April 8 (UPI) -- Life can only recover but so fast in the wake of mass extinctions. According to a new study, evolution imposes a speed limit on the recovery of biodiversity.
Scientists knew it took at least 10 million years for life to recover after mass extinctions, but many researchers assumed environmental factors were responsible for the speed limit.
The reality of the speed limit is reflected in the fossil record. To better understand why life can only recover so fast, scientists at the University of Texas closely examined how life recovered in the wake of the extinction event that wiped out the dinosaurs.
Some 66 million years ago, an asteroid impact triggered a cataclysmic chain of events, wiping out 75 percent of all species on the planet.
For the new study, scientists tracked the recovery of foraminifera plankton in millennia after the so-called K-T extinction event. The analysis showed the plankton group regained their physical complexity before their species diversity.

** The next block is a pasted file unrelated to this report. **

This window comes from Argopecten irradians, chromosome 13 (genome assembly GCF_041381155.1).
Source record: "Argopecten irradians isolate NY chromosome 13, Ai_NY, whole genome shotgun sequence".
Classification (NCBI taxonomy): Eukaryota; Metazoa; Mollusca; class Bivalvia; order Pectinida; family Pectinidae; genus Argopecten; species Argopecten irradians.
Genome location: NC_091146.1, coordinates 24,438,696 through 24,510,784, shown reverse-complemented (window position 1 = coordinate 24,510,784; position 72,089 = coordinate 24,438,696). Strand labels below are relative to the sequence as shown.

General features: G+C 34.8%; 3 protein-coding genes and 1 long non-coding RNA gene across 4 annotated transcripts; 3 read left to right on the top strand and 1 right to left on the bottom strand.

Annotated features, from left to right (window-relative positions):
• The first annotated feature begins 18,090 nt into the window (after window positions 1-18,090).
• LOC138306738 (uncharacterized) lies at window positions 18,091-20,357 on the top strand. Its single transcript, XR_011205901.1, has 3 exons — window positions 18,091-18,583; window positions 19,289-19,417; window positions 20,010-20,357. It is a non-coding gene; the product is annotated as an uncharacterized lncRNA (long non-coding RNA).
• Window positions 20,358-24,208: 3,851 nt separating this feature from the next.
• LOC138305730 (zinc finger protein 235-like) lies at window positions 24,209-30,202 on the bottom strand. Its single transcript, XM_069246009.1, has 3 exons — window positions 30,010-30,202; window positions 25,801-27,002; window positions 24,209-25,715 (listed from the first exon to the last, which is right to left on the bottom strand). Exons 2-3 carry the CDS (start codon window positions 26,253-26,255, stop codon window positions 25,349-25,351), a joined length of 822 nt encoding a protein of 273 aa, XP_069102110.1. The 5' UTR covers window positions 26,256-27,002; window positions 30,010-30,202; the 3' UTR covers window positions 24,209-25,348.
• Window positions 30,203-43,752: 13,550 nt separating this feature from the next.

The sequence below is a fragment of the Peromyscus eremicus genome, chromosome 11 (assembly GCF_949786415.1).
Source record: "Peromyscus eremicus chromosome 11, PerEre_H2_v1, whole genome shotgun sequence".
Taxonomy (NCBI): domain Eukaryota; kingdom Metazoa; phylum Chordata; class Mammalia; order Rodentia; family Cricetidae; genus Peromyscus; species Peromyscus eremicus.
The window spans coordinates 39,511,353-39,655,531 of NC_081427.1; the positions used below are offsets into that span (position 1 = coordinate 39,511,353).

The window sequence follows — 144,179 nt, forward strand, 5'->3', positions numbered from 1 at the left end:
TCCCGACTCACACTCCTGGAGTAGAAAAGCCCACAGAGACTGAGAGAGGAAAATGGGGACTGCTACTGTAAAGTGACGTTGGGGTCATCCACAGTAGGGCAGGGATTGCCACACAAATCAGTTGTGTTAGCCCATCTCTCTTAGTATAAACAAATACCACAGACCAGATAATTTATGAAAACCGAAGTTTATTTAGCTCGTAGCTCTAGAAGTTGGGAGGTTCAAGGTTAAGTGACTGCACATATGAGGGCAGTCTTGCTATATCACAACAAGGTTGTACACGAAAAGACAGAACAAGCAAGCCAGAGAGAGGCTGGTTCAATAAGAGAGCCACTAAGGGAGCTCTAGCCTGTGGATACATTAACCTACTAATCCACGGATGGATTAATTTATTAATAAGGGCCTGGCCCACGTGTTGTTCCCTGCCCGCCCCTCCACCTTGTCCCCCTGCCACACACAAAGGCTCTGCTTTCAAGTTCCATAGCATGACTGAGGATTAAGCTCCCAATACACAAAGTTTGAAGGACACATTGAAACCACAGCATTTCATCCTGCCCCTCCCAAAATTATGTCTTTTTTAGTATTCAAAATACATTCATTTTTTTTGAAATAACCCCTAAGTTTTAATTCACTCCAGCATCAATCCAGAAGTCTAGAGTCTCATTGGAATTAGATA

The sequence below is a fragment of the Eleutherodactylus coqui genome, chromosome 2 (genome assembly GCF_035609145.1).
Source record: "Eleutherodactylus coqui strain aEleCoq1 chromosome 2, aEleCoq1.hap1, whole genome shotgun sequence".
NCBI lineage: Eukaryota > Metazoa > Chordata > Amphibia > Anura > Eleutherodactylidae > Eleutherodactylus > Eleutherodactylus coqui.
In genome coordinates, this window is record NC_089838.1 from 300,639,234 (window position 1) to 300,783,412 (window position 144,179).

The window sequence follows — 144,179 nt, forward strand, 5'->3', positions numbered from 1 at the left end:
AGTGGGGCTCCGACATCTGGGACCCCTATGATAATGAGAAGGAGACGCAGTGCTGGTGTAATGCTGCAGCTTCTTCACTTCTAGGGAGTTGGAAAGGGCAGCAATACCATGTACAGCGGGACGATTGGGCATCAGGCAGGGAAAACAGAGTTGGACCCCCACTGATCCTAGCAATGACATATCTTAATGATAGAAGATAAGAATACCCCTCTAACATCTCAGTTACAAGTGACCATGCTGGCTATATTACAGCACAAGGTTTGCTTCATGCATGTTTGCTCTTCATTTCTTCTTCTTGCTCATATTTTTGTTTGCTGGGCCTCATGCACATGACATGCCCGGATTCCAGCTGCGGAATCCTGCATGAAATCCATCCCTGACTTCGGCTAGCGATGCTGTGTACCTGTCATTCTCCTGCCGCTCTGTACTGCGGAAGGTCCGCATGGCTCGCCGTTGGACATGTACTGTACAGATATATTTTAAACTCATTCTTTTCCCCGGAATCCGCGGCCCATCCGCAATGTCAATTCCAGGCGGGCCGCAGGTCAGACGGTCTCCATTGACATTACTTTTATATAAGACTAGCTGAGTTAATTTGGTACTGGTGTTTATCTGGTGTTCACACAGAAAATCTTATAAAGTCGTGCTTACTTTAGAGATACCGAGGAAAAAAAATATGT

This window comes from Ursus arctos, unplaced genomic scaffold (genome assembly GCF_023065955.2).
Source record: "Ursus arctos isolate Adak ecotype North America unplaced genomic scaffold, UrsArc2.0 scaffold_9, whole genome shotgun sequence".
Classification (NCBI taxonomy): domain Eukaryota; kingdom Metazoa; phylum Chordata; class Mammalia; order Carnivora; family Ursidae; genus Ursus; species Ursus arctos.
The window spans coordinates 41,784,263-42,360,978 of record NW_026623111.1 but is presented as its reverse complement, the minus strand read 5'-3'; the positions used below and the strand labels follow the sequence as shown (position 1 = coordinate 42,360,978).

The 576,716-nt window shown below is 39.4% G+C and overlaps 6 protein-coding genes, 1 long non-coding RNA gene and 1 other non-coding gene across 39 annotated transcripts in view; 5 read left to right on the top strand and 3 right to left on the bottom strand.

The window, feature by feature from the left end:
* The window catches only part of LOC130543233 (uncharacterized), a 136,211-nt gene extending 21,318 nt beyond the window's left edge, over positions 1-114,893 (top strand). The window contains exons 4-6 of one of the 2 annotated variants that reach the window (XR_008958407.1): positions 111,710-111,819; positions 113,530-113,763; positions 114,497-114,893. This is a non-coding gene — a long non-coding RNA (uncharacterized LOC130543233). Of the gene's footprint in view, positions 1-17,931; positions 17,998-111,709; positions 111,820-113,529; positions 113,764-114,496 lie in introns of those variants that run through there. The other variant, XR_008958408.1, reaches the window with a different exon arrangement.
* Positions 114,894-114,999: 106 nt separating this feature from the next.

The findings, published this week in the journal Nature Ecology and Evolution, suggest a baseline of ecological complexity -- and corresponding physiological complexity -- must be met before evolution can drive species diversity.
Researchers found the steady increase in foraminifera diversity matched the recovery speed of life in the wake of the K-T extinction event.
"We see this in our study, but the implication should be that these same processes would be active in all other extinctions," lead author Christopher Lowery, a research associate at the University of Texas Institute for Geophysics, said in a news release. "I think this is the likely explanation for the speed limit of recovery for everything."
Previous studies have shown the environment recovers more quickly than life itself. For some extinction events, the environment recovered and was habitable within a few thousand years after. Yet it took life 10 million years to rebound.
Now scientists know why.
"Before this study, people could have told you about the basic patterns in diversity and complexity, but they wouldn't have been able to answer which one is leading or how they relate to one another," said Pincelli Hull, an assistant professor at Yale University who did not participate in the study.